Yeah, agreed; the "translation" means nothing in English. I'm guessing this is supposed to be like "You are [my] life"?
Does the way the TTS in this course pronounces ζ and σ sound natural to native speakers? These are certainly not the clear /s/ and /z/ sounds. All the recordings I've heard today except this TTS sound "normal".
Wikipedia says that:
/s/ and /z/ are somewhat retracted ([s̠, z̠]); they are produced in between English alveolars /s, z/ and postalveolars /ʃ, ʒ/. /s/ is variably fronted or further retracted depending on environment, and, in some cases, it may be better described as an advanced postalveolar ([ʃ̟]).
So it kind of makes sense. But still, does this pronunciation sound natural to native speakers? (I'm talking about ζ in this particular sentence. σ is pronounced as quite clear here, unlike in other sentences)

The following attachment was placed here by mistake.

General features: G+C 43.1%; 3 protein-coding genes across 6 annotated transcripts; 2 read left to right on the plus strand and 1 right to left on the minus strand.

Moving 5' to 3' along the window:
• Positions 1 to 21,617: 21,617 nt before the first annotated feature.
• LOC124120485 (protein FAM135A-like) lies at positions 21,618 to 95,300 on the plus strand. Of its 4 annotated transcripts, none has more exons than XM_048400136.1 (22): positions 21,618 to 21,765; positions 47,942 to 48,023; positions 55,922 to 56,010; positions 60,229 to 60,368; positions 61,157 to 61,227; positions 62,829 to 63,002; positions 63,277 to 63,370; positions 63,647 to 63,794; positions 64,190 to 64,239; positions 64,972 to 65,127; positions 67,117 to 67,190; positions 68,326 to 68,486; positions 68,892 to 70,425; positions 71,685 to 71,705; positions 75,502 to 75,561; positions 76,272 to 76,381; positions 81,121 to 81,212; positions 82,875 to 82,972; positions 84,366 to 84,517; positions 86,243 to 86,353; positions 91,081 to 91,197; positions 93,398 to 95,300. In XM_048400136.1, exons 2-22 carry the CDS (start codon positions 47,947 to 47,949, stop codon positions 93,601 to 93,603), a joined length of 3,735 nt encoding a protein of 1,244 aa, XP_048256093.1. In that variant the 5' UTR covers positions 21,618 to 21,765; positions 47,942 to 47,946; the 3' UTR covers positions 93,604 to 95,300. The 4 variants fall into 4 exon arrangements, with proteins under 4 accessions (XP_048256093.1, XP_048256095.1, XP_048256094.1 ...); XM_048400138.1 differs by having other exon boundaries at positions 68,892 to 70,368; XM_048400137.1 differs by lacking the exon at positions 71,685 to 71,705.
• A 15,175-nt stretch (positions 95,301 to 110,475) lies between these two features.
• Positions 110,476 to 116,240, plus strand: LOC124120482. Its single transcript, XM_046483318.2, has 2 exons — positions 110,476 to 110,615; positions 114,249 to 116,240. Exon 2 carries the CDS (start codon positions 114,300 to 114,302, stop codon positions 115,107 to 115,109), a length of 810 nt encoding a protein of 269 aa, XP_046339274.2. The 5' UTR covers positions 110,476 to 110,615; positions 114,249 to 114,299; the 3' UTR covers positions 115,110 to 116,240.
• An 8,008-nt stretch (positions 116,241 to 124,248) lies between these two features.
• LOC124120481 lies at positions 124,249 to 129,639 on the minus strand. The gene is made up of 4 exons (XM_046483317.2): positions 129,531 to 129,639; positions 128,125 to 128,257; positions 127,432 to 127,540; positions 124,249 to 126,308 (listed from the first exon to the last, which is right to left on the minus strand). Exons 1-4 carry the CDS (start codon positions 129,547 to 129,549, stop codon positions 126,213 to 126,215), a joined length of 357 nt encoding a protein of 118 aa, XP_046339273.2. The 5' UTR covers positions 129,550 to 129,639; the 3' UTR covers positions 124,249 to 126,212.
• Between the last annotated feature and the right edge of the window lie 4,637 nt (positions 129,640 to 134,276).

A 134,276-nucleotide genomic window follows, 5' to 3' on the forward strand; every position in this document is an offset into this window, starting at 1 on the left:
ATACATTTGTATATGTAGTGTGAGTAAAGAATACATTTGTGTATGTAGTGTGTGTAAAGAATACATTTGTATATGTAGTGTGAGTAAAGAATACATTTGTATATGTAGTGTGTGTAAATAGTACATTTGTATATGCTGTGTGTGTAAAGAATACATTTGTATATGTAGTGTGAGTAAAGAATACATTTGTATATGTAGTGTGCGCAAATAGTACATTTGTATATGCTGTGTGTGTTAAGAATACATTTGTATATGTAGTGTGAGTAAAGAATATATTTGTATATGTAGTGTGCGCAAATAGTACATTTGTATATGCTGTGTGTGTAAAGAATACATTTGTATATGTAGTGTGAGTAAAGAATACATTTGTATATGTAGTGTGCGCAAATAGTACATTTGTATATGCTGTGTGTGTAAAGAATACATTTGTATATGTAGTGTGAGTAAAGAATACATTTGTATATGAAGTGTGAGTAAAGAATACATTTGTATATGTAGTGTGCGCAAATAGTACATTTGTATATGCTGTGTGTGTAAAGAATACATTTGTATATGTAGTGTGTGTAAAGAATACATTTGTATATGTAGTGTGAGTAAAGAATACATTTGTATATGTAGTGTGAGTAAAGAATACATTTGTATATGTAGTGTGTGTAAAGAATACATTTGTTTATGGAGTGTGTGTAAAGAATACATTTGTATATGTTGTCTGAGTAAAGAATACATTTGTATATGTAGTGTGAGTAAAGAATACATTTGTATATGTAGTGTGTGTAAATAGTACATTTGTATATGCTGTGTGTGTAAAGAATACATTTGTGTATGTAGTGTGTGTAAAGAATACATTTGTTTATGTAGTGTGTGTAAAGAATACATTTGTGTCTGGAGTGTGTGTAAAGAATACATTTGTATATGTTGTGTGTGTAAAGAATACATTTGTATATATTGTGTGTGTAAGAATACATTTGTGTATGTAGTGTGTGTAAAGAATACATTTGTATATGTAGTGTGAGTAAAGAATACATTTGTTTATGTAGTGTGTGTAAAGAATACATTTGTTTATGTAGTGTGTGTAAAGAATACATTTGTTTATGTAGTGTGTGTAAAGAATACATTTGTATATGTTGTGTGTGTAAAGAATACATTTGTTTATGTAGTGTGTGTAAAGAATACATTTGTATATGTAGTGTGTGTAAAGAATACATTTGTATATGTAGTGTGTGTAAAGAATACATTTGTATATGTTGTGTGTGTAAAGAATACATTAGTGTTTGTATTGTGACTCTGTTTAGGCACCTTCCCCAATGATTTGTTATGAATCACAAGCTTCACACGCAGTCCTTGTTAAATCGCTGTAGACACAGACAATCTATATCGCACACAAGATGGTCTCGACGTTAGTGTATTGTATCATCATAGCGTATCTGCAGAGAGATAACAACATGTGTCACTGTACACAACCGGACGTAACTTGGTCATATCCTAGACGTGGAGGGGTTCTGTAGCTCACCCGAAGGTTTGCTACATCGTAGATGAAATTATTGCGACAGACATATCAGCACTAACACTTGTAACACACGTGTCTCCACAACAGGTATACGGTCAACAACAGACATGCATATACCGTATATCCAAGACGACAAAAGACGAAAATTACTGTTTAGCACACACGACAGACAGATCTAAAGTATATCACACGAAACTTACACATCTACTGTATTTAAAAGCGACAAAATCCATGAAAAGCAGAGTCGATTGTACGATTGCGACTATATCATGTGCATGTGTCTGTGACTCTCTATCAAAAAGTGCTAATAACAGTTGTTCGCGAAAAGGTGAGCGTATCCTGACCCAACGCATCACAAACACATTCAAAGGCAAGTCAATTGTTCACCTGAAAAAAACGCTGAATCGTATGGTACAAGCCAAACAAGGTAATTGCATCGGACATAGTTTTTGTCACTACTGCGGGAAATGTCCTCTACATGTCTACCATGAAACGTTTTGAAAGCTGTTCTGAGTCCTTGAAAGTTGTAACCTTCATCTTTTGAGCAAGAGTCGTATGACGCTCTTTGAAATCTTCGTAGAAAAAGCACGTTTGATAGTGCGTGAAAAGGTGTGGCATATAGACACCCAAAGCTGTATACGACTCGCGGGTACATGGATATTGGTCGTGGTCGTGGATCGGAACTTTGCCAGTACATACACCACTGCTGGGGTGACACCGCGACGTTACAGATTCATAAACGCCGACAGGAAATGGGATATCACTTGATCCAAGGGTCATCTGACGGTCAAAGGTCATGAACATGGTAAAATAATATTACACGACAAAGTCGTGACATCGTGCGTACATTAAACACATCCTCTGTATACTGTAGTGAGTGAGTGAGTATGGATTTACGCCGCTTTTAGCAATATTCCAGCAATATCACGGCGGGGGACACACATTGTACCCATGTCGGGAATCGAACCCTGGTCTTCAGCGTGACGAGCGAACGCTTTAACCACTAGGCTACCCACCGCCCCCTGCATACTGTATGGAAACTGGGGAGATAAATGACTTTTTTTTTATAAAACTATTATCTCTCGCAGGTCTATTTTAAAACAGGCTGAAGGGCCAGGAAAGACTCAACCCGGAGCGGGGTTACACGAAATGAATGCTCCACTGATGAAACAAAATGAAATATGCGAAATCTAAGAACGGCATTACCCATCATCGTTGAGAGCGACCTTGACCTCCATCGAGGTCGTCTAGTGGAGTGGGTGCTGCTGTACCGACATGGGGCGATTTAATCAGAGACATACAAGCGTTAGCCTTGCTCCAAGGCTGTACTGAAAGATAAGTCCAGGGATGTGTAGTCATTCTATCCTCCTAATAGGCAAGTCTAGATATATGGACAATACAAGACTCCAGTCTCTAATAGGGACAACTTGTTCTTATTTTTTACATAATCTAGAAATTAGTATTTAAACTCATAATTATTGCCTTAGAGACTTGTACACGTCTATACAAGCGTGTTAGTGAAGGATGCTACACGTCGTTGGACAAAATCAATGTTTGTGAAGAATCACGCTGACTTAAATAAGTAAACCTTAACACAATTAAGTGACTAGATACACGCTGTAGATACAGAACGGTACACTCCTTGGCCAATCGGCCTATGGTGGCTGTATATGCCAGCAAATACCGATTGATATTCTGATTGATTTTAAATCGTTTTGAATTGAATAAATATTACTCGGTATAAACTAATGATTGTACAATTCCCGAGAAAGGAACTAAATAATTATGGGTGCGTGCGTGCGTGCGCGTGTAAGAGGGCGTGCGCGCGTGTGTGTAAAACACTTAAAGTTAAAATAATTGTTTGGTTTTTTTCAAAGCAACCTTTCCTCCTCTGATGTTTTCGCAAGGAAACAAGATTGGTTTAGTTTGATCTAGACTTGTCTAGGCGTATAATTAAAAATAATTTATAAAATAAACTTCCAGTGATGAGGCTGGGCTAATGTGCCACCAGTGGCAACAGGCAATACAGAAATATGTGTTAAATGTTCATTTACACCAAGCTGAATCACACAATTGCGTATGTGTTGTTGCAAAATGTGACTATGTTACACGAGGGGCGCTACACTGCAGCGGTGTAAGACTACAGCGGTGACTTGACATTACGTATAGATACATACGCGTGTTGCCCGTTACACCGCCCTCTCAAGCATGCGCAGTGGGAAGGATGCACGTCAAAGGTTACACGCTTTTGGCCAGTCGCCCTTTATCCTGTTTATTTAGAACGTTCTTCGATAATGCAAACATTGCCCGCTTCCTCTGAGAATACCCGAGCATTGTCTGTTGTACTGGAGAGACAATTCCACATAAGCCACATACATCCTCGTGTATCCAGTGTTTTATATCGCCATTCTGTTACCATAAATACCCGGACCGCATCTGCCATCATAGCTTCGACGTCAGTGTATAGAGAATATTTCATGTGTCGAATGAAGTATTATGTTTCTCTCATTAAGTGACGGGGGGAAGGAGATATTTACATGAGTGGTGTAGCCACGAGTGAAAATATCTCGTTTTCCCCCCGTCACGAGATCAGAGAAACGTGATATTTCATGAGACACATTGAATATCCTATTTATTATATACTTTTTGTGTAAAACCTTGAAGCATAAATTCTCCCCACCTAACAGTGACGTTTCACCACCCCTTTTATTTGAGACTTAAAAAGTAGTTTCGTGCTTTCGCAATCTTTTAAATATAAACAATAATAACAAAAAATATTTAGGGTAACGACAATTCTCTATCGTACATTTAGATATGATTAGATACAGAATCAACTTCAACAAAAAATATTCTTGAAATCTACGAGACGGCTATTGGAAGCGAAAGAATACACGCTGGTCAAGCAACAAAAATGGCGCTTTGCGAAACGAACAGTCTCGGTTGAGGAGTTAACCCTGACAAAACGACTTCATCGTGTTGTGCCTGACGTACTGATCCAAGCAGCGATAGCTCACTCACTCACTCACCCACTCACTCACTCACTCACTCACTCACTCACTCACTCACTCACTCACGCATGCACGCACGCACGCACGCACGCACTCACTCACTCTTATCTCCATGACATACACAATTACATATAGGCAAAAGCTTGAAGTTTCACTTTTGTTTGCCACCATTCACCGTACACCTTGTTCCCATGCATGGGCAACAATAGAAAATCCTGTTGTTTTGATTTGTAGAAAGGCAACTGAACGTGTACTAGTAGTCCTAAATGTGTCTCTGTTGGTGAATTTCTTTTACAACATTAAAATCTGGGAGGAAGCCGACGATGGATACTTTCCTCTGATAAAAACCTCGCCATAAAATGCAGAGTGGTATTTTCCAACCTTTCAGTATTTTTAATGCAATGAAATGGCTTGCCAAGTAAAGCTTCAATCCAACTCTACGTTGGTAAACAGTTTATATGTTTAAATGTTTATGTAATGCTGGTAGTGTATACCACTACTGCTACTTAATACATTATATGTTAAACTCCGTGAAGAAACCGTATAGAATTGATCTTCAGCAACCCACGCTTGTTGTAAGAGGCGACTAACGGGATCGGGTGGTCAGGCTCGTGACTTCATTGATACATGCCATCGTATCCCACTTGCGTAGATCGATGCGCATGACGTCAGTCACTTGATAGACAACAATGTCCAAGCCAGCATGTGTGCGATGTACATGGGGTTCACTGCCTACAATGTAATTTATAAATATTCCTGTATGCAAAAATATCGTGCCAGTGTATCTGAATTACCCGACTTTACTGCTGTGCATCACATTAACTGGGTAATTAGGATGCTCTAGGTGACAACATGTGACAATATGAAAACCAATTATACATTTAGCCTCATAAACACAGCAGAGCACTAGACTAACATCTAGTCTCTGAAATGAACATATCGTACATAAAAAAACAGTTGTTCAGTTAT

The ζ sound is like the native, but the σ sound is not. The TTS sound for σ is very harsh. In some Greek regions you can hear this sound, but the standard σ sound is lighter!
But when I compare it with other recordings like some here I can hear a huge difference. To me, it sounds extremely similar to Polish /ʐ/ (usually "softer" than in Russian). Maybe this is the reason, because there are no other similar sounds in Greek and your z has "more space" while an ear of a Slavic language speaker like me is more senstitive to these changes. I've also had this problem with Dutch and it's been really bothering me for a long time. I guess I have to take this as an explanation :D Thank you for your help!